In short, while Pi represents the factor used to determine the area within a circle, by careful calculation; and drawing the problem out; it becomes apparent that Pi actually represents .785% of the area of any circle. Will this change the world as we know it? I hardly think so. But it is an example of the beauty and perfection of numbers.

While I have rounded off the number to obtain this new factor, it should not pose any real problems for any calculations confined to construction, travel etc. Would I use it to build a spaceship and plan a trip to Mars? Hardly. But for the average needs of an estimator; or carpenter; this factor works out just fine.

I hope someone finds this useful and lets me know! Pi for now!

Note: Though I was able to find something about the factor .785 referenced on line; and one fellow even describes drawing a square with a circle inside the perimeters; I still find this explanation and diagram easier to follow.

Wednesday, March 13, 2019

Daffodils



See the pretty daffodils,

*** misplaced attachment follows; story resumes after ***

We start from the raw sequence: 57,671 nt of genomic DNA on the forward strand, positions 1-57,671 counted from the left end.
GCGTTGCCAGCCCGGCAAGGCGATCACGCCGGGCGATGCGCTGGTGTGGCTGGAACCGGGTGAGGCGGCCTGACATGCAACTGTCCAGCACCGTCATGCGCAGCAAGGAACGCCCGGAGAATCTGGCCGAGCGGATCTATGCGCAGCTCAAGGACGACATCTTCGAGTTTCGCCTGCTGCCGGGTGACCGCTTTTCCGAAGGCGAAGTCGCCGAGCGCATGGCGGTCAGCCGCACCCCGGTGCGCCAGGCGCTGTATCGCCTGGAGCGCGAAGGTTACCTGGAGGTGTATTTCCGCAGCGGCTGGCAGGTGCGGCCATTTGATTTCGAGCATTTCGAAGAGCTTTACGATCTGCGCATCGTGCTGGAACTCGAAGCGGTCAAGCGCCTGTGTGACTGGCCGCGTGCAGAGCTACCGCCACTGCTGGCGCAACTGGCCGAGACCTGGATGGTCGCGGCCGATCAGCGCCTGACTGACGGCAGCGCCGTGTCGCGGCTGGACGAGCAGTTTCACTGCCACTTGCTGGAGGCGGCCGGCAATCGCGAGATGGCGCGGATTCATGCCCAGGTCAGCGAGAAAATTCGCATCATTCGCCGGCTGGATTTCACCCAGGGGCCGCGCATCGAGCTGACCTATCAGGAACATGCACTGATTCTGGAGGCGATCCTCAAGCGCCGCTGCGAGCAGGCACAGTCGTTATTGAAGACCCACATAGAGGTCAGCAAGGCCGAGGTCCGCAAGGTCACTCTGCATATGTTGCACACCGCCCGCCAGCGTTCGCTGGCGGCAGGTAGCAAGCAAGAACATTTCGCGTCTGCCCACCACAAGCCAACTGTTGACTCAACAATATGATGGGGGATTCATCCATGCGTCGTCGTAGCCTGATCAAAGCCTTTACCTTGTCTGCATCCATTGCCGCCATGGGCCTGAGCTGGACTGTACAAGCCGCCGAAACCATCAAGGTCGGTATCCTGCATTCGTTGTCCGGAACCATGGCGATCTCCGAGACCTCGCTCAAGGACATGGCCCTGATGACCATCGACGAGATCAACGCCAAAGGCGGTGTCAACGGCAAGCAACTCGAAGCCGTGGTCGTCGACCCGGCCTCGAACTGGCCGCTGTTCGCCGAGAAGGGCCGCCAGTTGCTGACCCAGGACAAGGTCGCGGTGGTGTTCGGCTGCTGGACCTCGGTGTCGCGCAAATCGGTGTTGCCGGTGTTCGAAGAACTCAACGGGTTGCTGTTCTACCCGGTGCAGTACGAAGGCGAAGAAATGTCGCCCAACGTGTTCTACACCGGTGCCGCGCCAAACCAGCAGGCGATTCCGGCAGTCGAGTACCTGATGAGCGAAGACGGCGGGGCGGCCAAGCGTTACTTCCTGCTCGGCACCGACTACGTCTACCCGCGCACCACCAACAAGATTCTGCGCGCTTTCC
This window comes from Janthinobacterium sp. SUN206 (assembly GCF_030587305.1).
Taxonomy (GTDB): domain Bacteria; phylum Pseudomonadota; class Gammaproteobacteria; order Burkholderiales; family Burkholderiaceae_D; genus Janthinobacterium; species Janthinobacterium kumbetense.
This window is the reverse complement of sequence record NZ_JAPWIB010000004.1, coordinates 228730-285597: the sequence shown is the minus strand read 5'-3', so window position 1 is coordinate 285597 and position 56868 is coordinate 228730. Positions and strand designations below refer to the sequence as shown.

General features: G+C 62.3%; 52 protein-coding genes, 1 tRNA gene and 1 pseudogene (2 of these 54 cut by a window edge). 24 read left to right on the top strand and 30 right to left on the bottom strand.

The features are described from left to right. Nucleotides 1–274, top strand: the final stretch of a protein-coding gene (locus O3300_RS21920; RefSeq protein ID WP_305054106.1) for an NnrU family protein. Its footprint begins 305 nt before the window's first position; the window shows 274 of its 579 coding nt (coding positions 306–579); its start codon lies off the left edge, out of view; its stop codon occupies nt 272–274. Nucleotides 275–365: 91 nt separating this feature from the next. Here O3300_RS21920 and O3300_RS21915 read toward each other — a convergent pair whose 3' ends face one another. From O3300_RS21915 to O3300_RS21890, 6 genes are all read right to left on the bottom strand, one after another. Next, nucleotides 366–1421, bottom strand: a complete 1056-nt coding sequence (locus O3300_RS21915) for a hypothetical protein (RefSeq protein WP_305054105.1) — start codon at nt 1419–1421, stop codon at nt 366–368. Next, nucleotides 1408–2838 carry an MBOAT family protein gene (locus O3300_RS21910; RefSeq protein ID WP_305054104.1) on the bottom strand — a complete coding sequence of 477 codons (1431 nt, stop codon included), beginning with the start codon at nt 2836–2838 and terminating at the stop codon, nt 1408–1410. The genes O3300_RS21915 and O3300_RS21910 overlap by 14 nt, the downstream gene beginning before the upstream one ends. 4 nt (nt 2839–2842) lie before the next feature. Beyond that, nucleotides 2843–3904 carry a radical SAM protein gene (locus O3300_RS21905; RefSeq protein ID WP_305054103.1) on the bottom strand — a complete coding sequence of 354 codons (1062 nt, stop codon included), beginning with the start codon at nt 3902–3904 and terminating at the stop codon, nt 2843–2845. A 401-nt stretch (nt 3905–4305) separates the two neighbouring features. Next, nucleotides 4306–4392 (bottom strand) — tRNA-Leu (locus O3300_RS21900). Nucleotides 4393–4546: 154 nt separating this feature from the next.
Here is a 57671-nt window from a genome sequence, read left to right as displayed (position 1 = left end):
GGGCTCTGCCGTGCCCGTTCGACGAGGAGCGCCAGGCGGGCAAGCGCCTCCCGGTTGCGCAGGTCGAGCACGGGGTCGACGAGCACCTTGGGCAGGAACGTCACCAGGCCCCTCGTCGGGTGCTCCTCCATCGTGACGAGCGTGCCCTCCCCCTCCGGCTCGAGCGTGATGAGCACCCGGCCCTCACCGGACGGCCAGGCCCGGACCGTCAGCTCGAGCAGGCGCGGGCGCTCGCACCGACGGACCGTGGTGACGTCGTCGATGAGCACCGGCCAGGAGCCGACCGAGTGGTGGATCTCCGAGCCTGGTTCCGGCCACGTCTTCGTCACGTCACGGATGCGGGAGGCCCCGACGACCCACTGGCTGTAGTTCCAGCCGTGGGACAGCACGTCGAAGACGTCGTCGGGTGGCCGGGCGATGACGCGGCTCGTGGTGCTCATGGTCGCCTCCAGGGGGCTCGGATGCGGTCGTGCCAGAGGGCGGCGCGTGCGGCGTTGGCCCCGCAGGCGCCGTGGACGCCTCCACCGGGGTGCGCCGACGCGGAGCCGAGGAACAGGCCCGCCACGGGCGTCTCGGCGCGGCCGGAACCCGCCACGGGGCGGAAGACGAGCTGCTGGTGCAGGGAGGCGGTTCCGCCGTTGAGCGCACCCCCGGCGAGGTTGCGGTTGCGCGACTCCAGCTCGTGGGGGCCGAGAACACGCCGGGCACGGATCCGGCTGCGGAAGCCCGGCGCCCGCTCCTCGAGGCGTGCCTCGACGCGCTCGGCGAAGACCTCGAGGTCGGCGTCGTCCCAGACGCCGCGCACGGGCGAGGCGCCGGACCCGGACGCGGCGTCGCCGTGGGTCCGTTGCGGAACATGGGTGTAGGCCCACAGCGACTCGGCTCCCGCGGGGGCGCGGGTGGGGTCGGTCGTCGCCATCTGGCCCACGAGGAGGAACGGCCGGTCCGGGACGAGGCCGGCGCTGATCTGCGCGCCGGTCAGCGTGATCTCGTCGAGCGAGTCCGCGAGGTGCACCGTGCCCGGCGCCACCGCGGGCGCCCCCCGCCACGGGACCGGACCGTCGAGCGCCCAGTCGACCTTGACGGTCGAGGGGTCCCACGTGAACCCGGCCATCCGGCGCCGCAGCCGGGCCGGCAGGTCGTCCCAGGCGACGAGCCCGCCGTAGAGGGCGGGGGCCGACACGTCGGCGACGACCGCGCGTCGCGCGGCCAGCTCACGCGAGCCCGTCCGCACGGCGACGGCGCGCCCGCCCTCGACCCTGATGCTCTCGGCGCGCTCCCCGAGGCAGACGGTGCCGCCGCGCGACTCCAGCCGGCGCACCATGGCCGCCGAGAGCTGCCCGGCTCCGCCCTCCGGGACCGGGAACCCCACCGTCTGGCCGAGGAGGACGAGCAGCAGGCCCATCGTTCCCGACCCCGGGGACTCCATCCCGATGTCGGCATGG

they grow in gardens;
grow on hills.

Unless the wind blows
they stand still;
like Guardians of the spring.

🌞


Photo by Sarah Ruth Williams - Chapel Hill, NC

Tuesday, March 12, 2019

"The Man Who Watched Trains Go By" with Claude Rains (1951)


Claude Raines plays a man who has been the head clerk/bookkeeper for 18 years at a firm in Holland. He lives by the sound of the train whistling to and from Paris his whole life, while he remains where he is.

A scandal at a rival firm leaves that firm bankrupt. But, though it has been proven the bookkeeper was innocent of any wrongdoing or knowledge of the crime by his boss, his life and career are ruined anyway. Even Claude cannot help him find a job.

Through a set of circumstances a police detective arrives from Paris tracing some Dutch currency which has been circulating in Paris on the black market. He comes to Claude's firm. The boss is most cooperative. Too cooperative.

Out walking one night, Claude finds his boss burning the books and running away with the firm's money. They struggle and the boss falls in the canal and drowns. The firm's money is strewn on the ground where it fell, along with a train ticket to Paris. What should he do about that? There are no more books, but keeping the money will make him guilty of embezzlement.  And leaving his family behind is not an option he really cares for. But this is an extraordinary situation.

What should he do? Tell the authorities the truth and risk disbelief and ruin? Or is there another way? And does that train whistle to Paris have an influence? Who can say?

Will he go to Paris so that it looks like his boss stole the money? Is it morally okay? After all, the boss was going to leave him holding the bag.....

Wonderfully adapted from the novel, and filmed in beautiful, almost muted color. This 1952 film stands the test. Also released as "The Paris Express".